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From A Bekkersdal Marathon
by Herman Charles Bosman
‘It said over the wireless,’ At Naudé announced, ‘that the American astronomers are moving out of Johannesburg. They are taking the telescopes, and the things they have been studying the stars with, to Australia. There is too much smoke in Johannesburg for them to be able to see the stars properly.’
He paused, as though inviting comment. But none of us had anything to say. We weren’t much interested in the Americans and their stars. Or in Australia, either, for that matter.
‘The American astronomers have been in Johannesburg for many years,’ At Naudé went on, wistfully, as though the impending removal of the astronomical research station was a matter of personal regret to him. ‘They have been here for years, and now they are going because of the smoke. It gets into their eyes – just when they’ve nearly seen a new star in their telescopes, I suppose. Well, smoke is like that, of course. It gets into your eyes just at the wrong time.’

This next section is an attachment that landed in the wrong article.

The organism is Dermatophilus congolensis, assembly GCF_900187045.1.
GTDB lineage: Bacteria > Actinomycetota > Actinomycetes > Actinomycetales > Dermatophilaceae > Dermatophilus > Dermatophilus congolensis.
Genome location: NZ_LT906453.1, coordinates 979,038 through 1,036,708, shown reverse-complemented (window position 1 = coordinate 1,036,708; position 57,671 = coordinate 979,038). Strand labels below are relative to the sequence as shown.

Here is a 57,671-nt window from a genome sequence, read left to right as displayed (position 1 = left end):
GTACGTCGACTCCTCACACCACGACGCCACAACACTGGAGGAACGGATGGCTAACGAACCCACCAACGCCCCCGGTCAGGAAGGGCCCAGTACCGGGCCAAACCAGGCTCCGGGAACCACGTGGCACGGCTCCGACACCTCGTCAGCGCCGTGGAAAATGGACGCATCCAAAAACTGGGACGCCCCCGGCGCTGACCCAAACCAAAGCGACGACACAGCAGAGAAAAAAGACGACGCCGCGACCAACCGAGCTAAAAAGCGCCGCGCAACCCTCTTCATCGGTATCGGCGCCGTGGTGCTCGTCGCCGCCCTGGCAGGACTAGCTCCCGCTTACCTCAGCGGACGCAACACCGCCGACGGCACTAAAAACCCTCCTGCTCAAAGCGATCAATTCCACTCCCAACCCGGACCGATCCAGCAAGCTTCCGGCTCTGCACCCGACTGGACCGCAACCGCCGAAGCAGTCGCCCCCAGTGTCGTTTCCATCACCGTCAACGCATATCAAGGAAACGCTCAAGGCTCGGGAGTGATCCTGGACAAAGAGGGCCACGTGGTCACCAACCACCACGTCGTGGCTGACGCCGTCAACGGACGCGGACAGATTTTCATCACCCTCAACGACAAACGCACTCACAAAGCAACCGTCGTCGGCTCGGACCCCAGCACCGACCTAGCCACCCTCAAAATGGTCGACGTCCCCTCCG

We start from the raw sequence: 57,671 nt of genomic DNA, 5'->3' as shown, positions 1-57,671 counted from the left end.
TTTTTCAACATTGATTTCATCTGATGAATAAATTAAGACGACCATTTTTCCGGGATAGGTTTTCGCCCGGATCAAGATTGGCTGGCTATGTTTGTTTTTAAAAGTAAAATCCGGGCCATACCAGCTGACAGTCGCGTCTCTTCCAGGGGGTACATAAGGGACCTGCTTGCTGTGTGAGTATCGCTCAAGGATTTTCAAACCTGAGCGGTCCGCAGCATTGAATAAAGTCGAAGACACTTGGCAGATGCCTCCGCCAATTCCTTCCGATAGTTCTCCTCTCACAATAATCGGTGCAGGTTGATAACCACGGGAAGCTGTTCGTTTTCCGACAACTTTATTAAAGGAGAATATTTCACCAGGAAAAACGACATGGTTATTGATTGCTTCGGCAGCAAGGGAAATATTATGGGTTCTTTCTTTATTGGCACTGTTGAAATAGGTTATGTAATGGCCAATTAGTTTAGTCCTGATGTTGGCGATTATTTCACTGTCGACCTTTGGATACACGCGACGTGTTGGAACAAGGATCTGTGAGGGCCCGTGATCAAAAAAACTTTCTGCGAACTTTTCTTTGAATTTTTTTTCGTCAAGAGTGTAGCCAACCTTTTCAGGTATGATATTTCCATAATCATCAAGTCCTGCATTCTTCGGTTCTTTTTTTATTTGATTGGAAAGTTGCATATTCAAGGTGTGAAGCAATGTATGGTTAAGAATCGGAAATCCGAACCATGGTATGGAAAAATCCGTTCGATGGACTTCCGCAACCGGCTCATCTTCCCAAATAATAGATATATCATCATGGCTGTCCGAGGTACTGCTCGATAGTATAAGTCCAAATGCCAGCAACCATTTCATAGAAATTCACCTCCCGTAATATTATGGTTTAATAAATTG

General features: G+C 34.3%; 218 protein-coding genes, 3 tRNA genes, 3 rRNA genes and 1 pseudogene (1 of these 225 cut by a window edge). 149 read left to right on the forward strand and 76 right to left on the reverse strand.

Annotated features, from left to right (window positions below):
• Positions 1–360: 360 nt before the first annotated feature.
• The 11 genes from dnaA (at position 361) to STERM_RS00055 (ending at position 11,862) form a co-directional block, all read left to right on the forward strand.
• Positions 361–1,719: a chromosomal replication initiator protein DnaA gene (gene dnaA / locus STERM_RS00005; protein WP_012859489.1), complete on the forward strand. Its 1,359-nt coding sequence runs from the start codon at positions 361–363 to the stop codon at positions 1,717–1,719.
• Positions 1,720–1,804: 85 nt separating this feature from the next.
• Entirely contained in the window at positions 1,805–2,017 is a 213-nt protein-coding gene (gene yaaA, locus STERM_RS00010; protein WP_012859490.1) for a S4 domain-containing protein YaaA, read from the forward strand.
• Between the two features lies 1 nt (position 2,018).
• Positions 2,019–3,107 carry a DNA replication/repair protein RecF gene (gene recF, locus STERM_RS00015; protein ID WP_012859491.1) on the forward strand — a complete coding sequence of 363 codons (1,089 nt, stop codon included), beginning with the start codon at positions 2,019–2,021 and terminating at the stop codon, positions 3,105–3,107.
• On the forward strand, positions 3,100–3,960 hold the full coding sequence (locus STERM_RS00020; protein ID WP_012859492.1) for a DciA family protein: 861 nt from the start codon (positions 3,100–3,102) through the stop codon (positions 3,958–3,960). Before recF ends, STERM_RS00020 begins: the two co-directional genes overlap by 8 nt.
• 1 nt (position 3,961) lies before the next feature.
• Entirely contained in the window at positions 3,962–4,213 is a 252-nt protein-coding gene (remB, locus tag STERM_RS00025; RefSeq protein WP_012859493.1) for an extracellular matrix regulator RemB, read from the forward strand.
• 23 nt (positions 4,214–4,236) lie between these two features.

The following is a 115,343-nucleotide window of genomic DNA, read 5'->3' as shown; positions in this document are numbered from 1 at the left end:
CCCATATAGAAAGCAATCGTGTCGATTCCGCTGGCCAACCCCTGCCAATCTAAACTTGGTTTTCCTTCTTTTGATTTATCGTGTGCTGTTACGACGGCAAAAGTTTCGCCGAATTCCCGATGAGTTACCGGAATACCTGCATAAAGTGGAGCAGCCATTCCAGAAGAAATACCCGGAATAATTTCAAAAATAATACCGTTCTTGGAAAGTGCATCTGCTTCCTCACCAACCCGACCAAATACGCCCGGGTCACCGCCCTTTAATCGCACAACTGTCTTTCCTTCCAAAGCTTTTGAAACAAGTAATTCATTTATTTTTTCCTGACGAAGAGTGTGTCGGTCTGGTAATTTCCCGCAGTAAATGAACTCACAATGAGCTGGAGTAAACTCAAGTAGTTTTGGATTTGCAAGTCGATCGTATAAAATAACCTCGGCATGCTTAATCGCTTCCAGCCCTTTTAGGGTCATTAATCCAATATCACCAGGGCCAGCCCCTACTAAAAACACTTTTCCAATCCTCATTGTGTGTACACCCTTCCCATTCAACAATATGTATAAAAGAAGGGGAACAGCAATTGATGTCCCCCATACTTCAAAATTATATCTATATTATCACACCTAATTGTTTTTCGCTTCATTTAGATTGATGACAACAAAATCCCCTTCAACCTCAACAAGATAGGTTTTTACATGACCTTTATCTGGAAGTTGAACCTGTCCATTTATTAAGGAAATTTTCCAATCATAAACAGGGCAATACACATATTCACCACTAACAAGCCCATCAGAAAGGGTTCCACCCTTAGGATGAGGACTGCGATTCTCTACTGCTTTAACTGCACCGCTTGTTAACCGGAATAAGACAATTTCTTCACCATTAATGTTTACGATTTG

What At Naudé had said now was something that we could all understand. It was something of which we all had experience. It was different from what he had been saying before. Getting smoke in your eyes, at an inconvenient moment, was something everybody in the Marico understood.
Immediately, Chris Welman started telling us about the time he was asked by Koos Nienaber, as a favour, to stand on a rant of the Dwarsberge, from where he was able to see the Derdepoort police post very clearly. Koos Nienaber, it would seem, had private business with a chief near Ramoutsa, which had to do with bringing a somewhat large herd of cattle with long horns across the border.